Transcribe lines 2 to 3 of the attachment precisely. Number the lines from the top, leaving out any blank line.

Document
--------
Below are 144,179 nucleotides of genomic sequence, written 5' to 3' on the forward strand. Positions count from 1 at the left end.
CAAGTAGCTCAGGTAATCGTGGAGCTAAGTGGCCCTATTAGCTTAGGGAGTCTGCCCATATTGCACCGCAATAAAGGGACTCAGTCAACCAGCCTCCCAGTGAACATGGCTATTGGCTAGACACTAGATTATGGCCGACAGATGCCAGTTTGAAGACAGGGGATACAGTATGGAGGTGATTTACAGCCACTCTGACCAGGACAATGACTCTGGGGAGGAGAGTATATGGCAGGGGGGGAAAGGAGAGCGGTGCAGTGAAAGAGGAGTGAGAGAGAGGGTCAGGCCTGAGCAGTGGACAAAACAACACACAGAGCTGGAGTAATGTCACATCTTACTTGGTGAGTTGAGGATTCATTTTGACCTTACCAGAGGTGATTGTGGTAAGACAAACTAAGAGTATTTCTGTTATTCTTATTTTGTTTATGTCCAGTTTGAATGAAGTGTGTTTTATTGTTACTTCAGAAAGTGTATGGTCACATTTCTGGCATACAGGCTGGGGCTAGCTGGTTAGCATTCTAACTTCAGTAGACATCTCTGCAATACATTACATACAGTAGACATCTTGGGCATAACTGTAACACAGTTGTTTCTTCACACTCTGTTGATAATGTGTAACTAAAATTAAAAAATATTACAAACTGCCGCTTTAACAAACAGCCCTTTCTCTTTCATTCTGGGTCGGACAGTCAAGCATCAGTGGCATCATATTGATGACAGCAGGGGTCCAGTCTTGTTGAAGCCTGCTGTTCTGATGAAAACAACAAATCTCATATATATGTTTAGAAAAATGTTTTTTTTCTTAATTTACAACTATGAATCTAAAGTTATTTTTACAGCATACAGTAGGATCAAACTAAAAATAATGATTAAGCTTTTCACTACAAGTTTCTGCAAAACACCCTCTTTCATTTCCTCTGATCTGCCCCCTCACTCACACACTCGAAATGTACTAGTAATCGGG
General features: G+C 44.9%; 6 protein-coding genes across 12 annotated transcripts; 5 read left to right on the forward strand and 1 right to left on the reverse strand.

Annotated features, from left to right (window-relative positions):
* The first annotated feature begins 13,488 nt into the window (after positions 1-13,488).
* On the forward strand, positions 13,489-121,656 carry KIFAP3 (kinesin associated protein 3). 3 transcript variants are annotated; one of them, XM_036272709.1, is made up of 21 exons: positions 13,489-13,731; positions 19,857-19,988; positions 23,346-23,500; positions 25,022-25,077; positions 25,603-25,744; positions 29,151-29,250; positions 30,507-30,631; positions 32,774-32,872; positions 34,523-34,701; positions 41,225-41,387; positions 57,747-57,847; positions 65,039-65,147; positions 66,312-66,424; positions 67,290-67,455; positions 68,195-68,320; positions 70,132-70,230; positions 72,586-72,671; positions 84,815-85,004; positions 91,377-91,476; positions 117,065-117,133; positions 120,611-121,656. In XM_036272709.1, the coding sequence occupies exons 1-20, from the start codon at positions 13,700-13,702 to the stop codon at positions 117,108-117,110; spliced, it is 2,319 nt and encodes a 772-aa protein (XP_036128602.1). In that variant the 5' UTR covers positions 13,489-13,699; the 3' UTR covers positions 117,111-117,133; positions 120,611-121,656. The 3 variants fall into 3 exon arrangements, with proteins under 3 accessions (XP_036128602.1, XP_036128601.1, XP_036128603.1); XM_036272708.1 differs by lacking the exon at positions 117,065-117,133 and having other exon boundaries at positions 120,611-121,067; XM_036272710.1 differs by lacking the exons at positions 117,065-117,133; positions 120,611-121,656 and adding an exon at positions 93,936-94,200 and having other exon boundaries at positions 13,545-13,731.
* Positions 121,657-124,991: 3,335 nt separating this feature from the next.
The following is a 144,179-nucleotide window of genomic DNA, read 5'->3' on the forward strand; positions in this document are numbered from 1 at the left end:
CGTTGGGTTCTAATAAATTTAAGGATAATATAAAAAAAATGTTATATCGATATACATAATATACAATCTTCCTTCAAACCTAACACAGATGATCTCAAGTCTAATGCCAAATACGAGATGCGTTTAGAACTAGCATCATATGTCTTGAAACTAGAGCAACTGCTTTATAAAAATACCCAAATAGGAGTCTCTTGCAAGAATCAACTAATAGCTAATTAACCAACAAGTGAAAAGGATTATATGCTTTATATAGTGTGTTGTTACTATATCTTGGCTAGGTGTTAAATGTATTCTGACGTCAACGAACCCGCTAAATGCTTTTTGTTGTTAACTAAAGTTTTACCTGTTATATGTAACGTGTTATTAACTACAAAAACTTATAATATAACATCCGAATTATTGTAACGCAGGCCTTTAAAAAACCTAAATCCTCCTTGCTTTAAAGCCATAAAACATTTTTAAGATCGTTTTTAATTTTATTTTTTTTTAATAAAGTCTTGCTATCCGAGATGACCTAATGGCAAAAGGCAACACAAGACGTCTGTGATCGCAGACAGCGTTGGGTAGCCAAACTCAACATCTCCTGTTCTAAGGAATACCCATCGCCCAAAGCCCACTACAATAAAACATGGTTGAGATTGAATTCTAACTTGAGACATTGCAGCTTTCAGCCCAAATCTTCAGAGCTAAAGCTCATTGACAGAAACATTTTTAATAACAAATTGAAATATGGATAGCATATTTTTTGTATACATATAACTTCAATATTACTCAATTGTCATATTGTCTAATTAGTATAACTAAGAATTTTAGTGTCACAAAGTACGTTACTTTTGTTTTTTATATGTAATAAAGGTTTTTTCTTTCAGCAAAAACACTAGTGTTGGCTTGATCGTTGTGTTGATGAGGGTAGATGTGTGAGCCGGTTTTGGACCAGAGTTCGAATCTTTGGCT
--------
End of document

CAAGTAGCTCAGGTAATCGTGGAGCTAAGTGGCCCTATTAGCTTAGGGAGTCTGCCCATATTGCACCGCAATAAAGGGACTCAGTCAACCAGCCTCCCAGTGAACATGGCTATTGGCTAGACACTAGATTATGGCCGACAGATGCCAGTTTGAAGACAGGGGATACAGTATGGAGGTGATTTACAGCCACTCTGACCAGGACAATGACTCTGGGGAGGAGAGTATATGGCAGGGGGGGAAAGGAGAGCGGTGCAGTGAAAGAGGAGTGAGAGAGAGGGTCAGGCCTGAGCAGTGGACAAAACAACACACAGAGCTGGAGTAATGTCACATCTTACTTGGTGAGTTGAGGATTCATTTTGACCTTACCAGAGGTGATTGTGGTAAGACAAACTAAGAGTATTTCTGTTATTCTTATTTTGTTTATGTCCAGTTTGAATGAAGTGTGTTTTATTGTTACTTCAGAAAGTGTATGGTCACATTTCTGGCATACAGGCTGGGGCTAGCTGGTTAGCATTCTAACTTCAGTAGACATCTCTGCAATACATTACATACAGTAGACATCTTGGGCATAACTGTAACACAGTTGTTTCTTCACACTCTGTTGATAATGTGTAACTAAAATTAAAAAATATTACAAACTGCCGCTTTAACAAACAGCCCTTTCTCTTTCATTCTGGGTCGGACAGTCAAGCATCAGTGGCATCATATTGATGACAGCAGGGGTCCAGTCTTGTTGAAGCCTGCTGTTCTGATGAAAACAACAAATCTCATATATATGTTTAGAAAAATGTTTTTTTTCTTAATTTACAACTATGAATCTAAAGTTATTTTTACAGCATACAGTAGGATCAAACTAAAAATAATGATTAAGCTTTTCACTACAAGTTTCTGCAAAACACCCTCTTTCATTTCCTCTGATCTGCCCCCTCACTCACACACTCGAAATGTACTAGTAATCGGG
General features: G+C 44.9%; 6 protein-coding genes across 12 annotated transcripts; 5 read left to right on the forward strand and 1 right to left on the reverse strand.